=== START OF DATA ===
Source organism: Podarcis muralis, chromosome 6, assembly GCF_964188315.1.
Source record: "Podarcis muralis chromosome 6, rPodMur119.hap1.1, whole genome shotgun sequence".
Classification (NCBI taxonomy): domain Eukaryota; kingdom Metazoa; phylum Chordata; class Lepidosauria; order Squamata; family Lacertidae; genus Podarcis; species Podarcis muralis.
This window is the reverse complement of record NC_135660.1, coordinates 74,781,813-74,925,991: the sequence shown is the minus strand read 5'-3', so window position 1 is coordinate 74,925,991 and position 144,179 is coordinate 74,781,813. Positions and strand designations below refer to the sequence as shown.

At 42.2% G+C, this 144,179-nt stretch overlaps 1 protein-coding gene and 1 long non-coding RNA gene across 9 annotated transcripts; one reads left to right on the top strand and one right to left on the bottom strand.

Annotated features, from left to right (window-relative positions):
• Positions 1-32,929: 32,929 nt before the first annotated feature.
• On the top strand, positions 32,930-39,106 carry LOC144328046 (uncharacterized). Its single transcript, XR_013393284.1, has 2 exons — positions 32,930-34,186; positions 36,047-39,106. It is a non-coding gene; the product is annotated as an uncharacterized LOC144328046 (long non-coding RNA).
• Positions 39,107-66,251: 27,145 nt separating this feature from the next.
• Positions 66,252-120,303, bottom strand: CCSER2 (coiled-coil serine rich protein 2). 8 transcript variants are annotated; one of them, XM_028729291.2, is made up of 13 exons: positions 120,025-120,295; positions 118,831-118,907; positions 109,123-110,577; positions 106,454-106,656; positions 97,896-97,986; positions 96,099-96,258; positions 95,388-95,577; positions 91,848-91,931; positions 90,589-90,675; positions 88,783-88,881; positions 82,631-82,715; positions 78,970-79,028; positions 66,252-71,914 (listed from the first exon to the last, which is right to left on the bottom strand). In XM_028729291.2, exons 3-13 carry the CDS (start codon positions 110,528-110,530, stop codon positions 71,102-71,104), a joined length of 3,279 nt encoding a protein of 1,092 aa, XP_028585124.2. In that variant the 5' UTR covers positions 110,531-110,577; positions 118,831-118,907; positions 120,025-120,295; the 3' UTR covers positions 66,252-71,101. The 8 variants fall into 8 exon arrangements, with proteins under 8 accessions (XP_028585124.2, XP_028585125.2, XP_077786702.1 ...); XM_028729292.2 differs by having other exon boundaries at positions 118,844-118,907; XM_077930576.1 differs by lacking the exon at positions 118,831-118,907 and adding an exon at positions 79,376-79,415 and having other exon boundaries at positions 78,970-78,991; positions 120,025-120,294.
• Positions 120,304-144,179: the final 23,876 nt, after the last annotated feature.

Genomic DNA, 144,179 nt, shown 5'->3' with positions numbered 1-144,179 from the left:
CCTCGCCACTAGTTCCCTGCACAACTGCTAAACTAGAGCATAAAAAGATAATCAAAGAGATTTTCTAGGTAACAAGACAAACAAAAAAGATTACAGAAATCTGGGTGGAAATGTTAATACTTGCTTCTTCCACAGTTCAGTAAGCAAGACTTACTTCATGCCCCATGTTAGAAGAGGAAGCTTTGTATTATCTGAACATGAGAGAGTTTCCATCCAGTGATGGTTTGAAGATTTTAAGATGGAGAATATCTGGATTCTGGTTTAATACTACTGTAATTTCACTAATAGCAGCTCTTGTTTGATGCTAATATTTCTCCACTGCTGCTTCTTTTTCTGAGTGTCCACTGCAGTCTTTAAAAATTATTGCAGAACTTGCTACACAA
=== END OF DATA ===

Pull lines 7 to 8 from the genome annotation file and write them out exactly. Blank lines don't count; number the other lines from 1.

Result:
• Positions 1-32,929: 32,929 nt before the first annotated feature.
• On the top strand, positions 32,930-39,106 carry LOC144328046 (uncharacterized). Its single transcript, XR_013393284.1, has 2 exons — positions 32,930-34,186; positions 36,047-39,106. It is a non-coding gene; the product is annotated as an uncharacterized LOC144328046 (long non-coding RNA).